As a final resort, try finding a roommate such as a friend or relative who has a good credit score. If you currently don't know of anyone that is looking for a apartment you can place a ad On-line or in the newspaper. Just make sure that you thoroughly screen the potential roommate first, because you don't want to have any regrets later.
Beware Of Rental Listing Scams
Many renters face a additional challenge of a long-distance apartment hunt, in which they use websites with rental listings to find a apartment or home in another state or city.
Unfortunately, there are scammers that are looking to take advantage of them. Some of these scammers will create a phony listing to lure renters with bad credit or the promise of low rent. These scammers will ask the potential renter to send money before they sign a lease or even see the apartment.
No matter if you are a pro or first-time renter, you should know how to avoid getting taken in by a rental scam.
These rental scams can play out in a number of ways. Some scammers will steal a real rental listing by changing the contact information and email address, and then placing the modified ad on different website. The modified ad may still use the name of the person who originally posted the ad. Other scam artists will creates listings for apartments and homes that don't exist or are not for rent, and will then try to lure the consumer in with extra low rent or guaranteed credit approval. Their goal is to get the consumer's money before they find out.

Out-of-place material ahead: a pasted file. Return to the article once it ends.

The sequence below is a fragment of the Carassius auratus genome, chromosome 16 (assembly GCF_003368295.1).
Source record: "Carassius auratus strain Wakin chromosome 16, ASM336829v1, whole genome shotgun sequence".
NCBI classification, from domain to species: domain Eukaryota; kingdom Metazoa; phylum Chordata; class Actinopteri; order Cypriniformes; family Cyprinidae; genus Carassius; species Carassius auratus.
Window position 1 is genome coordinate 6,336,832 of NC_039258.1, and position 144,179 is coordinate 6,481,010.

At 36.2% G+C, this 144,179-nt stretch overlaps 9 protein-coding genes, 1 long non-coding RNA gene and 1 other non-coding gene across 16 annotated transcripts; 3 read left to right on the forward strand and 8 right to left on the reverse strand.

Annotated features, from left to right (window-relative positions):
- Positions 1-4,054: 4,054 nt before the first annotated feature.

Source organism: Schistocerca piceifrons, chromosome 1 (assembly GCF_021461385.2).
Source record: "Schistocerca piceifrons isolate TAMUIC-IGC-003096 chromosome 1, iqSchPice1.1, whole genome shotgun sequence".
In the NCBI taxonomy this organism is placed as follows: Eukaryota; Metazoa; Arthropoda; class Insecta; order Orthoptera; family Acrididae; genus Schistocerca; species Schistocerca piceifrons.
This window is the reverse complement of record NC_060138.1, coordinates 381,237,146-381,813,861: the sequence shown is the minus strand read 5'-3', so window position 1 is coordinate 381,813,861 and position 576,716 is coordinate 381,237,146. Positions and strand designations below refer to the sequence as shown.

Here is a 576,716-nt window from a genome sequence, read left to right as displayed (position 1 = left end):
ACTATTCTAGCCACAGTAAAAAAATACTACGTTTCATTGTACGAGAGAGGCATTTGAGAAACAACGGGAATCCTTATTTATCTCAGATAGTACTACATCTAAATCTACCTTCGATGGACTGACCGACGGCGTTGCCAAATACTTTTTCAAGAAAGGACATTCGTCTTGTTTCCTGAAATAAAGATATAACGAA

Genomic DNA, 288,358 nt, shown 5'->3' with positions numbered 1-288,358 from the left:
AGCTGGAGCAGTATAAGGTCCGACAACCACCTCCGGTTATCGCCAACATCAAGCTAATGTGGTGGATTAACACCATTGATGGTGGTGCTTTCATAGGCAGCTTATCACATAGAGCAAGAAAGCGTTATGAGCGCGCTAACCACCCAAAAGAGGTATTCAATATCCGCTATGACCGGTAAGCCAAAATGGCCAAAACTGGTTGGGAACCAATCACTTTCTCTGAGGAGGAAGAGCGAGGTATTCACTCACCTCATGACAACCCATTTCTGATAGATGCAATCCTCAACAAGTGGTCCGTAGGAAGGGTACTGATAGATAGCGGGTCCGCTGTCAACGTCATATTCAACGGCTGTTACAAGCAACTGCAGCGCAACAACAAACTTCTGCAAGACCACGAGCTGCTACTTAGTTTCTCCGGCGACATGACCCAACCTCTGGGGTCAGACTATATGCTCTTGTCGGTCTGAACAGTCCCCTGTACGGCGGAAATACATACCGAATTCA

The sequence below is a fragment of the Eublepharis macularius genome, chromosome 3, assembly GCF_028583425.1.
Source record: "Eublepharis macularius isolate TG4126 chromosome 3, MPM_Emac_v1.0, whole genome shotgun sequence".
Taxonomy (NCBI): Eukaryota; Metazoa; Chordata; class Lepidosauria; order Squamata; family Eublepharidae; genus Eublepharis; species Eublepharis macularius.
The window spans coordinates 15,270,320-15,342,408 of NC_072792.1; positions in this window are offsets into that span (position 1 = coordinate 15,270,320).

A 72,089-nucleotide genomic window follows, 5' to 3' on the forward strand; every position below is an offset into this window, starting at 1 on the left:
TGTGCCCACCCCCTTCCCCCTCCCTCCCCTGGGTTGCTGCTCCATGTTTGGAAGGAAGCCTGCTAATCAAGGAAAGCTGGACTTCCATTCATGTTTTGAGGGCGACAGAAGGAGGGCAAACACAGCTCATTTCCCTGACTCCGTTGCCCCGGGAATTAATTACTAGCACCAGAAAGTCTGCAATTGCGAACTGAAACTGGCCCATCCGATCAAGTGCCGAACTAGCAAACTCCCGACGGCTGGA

Being savvy when you are in search for a rental home or apartment will take some extra effort, but it's well worth it when your hard earned money is at stake. Do a search on the listing and landlord and if you find the same ad listed under a different name, phone number, address or email, that is a good clue it may be a scam.
Some signs that you are dealing with a scam is that they will want you to wire them money. This is almost always a sign of a scam because there is never a good reason to wire money to pay a application fee, security deposit, or first month's rent. Wiring money is the same as sending cash because you have no way to get it back once it's sent.
Another sign of a rental scam is that they want first month's rent or a security deposit before you have even met or signed a lease. The landlord may also say they are out of the country, be skeptical, and don't send money overseas. Some scammers will even go as far as creating fake keys.
In conclusion, before applying for a apartment, let them know your credit situation. Finding a apartment with bad credit can be a little frustrating, but not impossible, so don't give up. Also, if you can't meet a landlord, property manager, or leasing agent in person, or unable to see the apartment, or sign a lease before you pay, keep looking because it may be a sign of a rental scam. If you find yourself being the target of a rental scam, report it to the FTC, your local law enforcement, and website where the ad was posted.